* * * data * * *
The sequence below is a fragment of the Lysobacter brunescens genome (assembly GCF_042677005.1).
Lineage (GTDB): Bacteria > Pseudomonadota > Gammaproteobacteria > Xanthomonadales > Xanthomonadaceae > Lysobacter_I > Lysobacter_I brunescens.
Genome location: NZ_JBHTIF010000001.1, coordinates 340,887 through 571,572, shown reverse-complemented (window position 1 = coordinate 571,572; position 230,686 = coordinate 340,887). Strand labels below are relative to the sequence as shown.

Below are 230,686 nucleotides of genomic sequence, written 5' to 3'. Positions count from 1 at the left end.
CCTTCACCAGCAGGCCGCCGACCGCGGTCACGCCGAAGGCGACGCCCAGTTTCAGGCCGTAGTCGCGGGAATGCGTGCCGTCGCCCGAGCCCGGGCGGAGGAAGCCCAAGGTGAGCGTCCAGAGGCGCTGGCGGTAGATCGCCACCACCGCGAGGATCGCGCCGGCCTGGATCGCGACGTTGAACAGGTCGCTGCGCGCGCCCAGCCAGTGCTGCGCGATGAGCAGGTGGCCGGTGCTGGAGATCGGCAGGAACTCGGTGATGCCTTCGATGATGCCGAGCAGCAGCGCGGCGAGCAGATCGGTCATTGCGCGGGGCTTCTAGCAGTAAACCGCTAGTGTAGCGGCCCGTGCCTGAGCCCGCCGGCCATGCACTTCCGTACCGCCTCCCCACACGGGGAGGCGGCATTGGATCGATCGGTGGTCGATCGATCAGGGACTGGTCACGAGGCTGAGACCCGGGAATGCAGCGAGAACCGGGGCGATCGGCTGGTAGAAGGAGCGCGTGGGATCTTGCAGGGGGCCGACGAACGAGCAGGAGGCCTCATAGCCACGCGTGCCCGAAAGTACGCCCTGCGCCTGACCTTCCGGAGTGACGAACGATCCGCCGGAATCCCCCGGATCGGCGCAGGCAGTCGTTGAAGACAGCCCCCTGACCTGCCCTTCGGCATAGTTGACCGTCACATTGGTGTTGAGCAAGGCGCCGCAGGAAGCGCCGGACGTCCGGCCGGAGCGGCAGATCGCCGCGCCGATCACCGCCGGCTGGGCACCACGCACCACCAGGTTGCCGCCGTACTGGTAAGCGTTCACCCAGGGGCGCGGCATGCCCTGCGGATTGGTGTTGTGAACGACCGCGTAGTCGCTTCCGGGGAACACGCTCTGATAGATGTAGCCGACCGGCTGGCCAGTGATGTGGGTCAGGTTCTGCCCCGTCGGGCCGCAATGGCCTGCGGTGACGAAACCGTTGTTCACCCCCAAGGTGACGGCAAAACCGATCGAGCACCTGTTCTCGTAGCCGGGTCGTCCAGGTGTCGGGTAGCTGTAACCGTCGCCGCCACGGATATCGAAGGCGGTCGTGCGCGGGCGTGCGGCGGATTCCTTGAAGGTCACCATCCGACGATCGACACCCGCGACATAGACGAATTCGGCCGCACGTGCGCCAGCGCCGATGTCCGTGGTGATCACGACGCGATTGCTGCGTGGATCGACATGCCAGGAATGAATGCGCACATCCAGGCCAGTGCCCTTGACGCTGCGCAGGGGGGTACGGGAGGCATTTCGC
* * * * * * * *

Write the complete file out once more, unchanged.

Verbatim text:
The sequence below is a fragment of the Lysobacter brunescens genome (assembly GCF_042677005.1).
Lineage (GTDB): Bacteria > Pseudomonadota > Gammaproteobacteria > Xanthomonadales > Xanthomonadaceae > Lysobacter_I > Lysobacter_I brunescens.
Genome location: NZ_JBHTIF010000001.1, coordinates 340,887 through 571,572, shown reverse-complemented (window position 1 = coordinate 571,572; position 230,686 = coordinate 340,887). Strand labels below are relative to the sequence as shown.

Below are 230,686 nucleotides of genomic sequence, written 5' to 3'. Positions count from 1 at the left end.
CCTTCACCAGCAGGCCGCCGACCGCGGTCACGCCGAAGGCGACGCCCAGTTTCAGGCCGTAGTCGCGGGAATGCGTGCCGTCGCCCGAGCCCGGGCGGAGGAAGCCCAAGGTGAGCGTCCAGAGGCGCTGGCGGTAGATCGCCACCACCGCGAGGATCGCGCCGGCCTGGATCGCGACGTTGAACAGGTCGCTGCGCGCGCCCAGCCAGTGCTGCGCGATGAGCAGGTGGCCGGTGCTGGAGATCGGCAGGAACTCGGTGATGCCTTCGATGATGCCGAGCAGCAGCGCGGCGAGCAGATCGGTCATTGCGCGGGGCTTCTAGCAGTAAACCGCTAGTGTAGCGGCCCGTGCCTGAGCCCGCCGGCCATGCACTTCCGTACCGCCTCCCCACACGGGGAGGCGGCATTGGATCGATCGGTGGTCGATCGATCAGGGACTGGTCACGAGGCTGAGACCCGGGAATGCAGCGAGAACCGGGGCGATCGGCTGGTAGAAGGAGCGCGTGGGATCTTGCAGGGGGCCGACGAACGAGCAGGAGGCCTCATAGCCACGCGTGCCCGAAAGTACGCCCTGCGCCTGACCTTCCGGAGTGACGAACGATCCGCCGGAATCCCCCGGATCGGCGCAGGCAGTCGTTGAAGACAGCCCCCTGACCTGCCCTTCGGCATAGTTGACCGTCACATTGGTGTTGAGCAAGGCGCCGCAGGAAGCGCCGGACGTCCGGCCGGAGCGGCAGATCGCCGCGCCGATCACCGCCGGCTGGGCACCACGCACCACCAGGTTGCCGCCGTACTGGTAAGCGTTCACCCAGGGGCGCGGCATGCCCTGCGGATTGGTGTTGTGAACGACCGCGTAGTCGCTTCCGGGGAACACGCTCTGATAGATGTAGCCGACCGGCTGGCCAGTGATGTGGGTCAGGTTCTGCCCCGTCGGGCCGCAATGGCCTGCGGTGACGAAACCGTTGTTCACCCCCAAGGTGACGGCAAAACCGATCGAGCACCTGTTCTCGTAGCCGGGTCGTCCAGGTGTCGGGTAGCTGTAACCGTCGCCGCCACGGATATCGAAGGCGGTCGTGCGCGGGCGTGCGGCGGATTCCTTGAAGGTCACCATCCGACGATCGACACCCGCGACATAGACGAATTCGGCCGCACGTGCGCCAGCGCCGATGTCCGTGGTGATCACGACGCGATTGCTGCGTGGATCGACATGCCAGGAATGAATGCGCACATCCAGGCCAGTGCCCTTGACGCTGCGCAGGGGGGTACGGGAGGCATTTCGC